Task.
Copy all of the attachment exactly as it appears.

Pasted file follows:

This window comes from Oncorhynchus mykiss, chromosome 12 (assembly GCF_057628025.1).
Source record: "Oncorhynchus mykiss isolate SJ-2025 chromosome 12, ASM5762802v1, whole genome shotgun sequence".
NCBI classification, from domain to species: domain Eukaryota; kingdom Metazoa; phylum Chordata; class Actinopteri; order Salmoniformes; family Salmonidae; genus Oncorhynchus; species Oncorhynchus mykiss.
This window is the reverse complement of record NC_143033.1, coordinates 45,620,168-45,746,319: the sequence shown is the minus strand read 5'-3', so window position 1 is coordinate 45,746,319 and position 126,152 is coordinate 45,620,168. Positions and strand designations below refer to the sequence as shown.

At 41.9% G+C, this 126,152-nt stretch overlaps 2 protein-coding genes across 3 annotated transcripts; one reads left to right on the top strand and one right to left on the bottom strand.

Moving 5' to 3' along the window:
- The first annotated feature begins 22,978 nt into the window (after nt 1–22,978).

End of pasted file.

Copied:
This window comes from Oncorhynchus mykiss, chromosome 12 (assembly GCF_057628025.1).
Source record: "Oncorhynchus mykiss isolate SJ-2025 chromosome 12, ASM5762802v1, whole genome shotgun sequence".
NCBI classification, from domain to species: domain Eukaryota; kingdom Metazoa; phylum Chordata; class Actinopteri; order Salmoniformes; family Salmonidae; genus Oncorhynchus; species Oncorhynchus mykiss.
This window is the reverse complement of record NC_143033.1, coordinates 45,620,168-45,746,319: the sequence shown is the minus strand read 5'-3', so window position 1 is coordinate 45,746,319 and position 126,152 is coordinate 45,620,168. Positions and strand designations below refer to the sequence as shown.

At 41.9% G+C, this 126,152-nt stretch overlaps 2 protein-coding genes across 3 annotated transcripts; one reads left to right on the top strand and one right to left on the bottom strand.

Moving 5' to 3' along the window:
- The first annotated feature begins 22,978 nt into the window (after nt 1–22,978).